A new way of wiring a car has been revealed by electric carmaker Tesla that may greatly improve production time of upcoming models such as the Model Y and its all-electric Tesla ute.
By using the new wiring system as published in a new patent on Thursday, the EV maker hopes also to avoid the type of issues it faced when it tried to automate production of the Model 3.
The attempt to highly automate Model 3 production unfortunately resulted in disappointing delays, and led to CEO and co-founder Elon Musk admitting that “humans are underrated”.
Yes, excessive automation at Tesla was a mistake. To be precise, my mistake. Humans are underrated.
— Elon Musk (@elonmusk) April 13, 2018
Electrical wiring is one of the more complex components in a car build, as recognised in the main description of related art for Tesla’s new patent:
Traditional car wiring for vehicles are piecemeal solutions. Typically, there are different wiring harnesses that connect each different electrical component to a central battery or power source.
Each component receives power, but requires multiple wiring harnesses for communication and signals. The total length of the wire may be many miles within a single vehicle.
These wiring harnesses typically consist of multiple round conductors that are not rigid.
Round conductors are not optimal for transmitting current and the lack of rigidity of traditional wiring harnesses requires assembly into the vehicle using human hands, which can be a slow process.
Further, connecting each component to the central battery is not optimized on an automobile level.
With its new wiring harness, Tesla instead wants to simplify its EV wiring – and thereby allow the re-introduction of automation into the build process – by using less cables, and introducing hubs that control multiple devices, such as a door hub to control locks, lights, and audio.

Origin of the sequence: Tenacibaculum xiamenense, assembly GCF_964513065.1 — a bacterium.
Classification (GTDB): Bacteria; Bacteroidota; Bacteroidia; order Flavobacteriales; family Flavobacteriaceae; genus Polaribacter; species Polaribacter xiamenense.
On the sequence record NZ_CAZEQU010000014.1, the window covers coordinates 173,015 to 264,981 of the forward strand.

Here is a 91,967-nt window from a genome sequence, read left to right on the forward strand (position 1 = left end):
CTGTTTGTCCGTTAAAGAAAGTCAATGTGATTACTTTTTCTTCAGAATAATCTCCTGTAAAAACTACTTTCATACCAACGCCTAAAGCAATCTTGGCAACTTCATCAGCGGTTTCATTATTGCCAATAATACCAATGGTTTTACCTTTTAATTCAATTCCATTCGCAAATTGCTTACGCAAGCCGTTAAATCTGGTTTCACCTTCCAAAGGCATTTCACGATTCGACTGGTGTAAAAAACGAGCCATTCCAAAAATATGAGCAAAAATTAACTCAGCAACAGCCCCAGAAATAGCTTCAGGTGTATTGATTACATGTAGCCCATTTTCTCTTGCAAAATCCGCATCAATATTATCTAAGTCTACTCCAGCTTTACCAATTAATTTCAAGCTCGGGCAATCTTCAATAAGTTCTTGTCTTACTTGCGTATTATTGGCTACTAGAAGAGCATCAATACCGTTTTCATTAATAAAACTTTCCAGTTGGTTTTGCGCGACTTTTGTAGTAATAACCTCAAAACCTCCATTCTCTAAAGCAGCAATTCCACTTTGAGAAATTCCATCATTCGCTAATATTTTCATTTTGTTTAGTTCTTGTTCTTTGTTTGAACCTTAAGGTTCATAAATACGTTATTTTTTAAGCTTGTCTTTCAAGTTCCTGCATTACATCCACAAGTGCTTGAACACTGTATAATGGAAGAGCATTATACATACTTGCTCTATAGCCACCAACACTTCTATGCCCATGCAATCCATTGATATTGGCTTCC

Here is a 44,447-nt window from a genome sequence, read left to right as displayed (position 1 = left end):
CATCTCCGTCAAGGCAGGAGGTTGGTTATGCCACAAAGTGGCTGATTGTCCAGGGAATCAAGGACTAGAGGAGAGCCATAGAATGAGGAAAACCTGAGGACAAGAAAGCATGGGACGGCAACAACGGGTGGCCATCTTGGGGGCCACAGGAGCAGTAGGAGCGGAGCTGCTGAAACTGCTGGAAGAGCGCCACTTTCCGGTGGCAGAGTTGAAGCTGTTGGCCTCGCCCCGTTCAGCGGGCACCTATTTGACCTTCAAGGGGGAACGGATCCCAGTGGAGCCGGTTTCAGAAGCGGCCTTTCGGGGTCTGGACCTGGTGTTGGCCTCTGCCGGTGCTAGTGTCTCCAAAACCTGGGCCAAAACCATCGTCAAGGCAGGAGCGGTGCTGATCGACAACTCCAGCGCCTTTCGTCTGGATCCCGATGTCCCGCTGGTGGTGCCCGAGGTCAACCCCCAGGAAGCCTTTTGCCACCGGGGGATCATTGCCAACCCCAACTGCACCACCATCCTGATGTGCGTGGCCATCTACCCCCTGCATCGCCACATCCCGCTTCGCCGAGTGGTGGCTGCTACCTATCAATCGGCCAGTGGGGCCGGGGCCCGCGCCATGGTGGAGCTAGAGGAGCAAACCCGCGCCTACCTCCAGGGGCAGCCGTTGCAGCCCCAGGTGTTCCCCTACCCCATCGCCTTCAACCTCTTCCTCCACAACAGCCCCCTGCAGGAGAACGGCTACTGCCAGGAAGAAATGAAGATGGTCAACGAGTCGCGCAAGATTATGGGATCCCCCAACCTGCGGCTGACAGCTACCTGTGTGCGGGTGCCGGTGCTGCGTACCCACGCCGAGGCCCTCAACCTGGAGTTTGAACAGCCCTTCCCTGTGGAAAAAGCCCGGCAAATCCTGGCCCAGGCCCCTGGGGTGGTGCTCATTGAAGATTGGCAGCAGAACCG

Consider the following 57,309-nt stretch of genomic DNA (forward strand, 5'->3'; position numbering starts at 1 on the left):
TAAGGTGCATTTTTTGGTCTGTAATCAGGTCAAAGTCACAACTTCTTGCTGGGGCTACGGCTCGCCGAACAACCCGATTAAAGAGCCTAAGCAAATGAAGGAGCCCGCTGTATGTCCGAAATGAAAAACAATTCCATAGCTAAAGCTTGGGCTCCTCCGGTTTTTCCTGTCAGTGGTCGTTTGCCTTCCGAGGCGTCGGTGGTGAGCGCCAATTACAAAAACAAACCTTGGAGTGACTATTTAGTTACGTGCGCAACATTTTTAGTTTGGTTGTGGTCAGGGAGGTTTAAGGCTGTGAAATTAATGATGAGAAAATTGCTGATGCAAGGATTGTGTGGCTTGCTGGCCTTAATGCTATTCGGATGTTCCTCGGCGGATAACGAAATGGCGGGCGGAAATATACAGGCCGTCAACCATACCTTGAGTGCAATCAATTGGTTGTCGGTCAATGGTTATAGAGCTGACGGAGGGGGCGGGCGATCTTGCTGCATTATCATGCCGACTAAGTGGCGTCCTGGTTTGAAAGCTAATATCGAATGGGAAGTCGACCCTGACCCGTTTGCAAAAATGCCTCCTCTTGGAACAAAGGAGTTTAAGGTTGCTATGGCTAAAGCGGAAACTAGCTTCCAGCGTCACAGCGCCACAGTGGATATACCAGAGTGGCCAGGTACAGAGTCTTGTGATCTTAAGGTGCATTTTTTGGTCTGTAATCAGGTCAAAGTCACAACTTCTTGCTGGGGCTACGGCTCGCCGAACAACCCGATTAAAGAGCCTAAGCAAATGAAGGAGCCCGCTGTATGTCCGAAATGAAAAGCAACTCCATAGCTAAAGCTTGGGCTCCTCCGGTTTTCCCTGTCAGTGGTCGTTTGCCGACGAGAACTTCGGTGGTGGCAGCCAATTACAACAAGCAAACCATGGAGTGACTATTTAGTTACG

Traditional automotive wiring architectures often have many miles of cables snaking from centralized controllers and power sources to devices through the vehicle.
This new architecture reduces the number and length of cables, and moves certain controllers into subassemblies which then control one or multiple devices present in the vehicle.
This will not only reduce the number of components required for installation (and thus further reducing production costs), it will reduce production time, Tesla says, with subassemblies being created and checked prior to reaching each car’s actual production line.
In addition to decreasing the number and length of wiring needed, the ability to create these subassemblies and then connect them to the wiring-architecture backbone will decrease assembly time during general assembly, which is very desirable to increase productivity in a vehicle manufacturing process.
The subassembly may be created ahead of general assembly with only the connection between the door subassembly and subsystem made and verified during general assembly.
New approaches to building cars is what Tesla is all about – from its early days on the factory floor nutting out how to make the Model S, it has broken new ground and confounded the traditional automotive industry – it’s actually a wonder that the EV maker has continued using a traditional electrical system architecture for this long.
While Musk has put it in record that the Model Y uses 3/4 of the Model 3’s current architecture, it seems that its lifeblood – the electrical wiring – may instead be entirely new, and it will be interesting to see the follow on results on the production floor.
Here’s a few random images from the patent, although if you really want to delve deeper you can view it yourself here.
Bridie Schmidt is lead reporter for The Driven, sister site of Renew Economy. She specialises in writing about new technology and has been writing about electric vehicles since 2018. She has a keen interest in the role that zero emissions transport has to play in sustainability. She has participated in podcasts such as Download This Show with Marc Fennell and Shirtloads of Science with Karl Kruszelnicki and is co-organiser of the Northern Rivers Electric Vehicle Forum.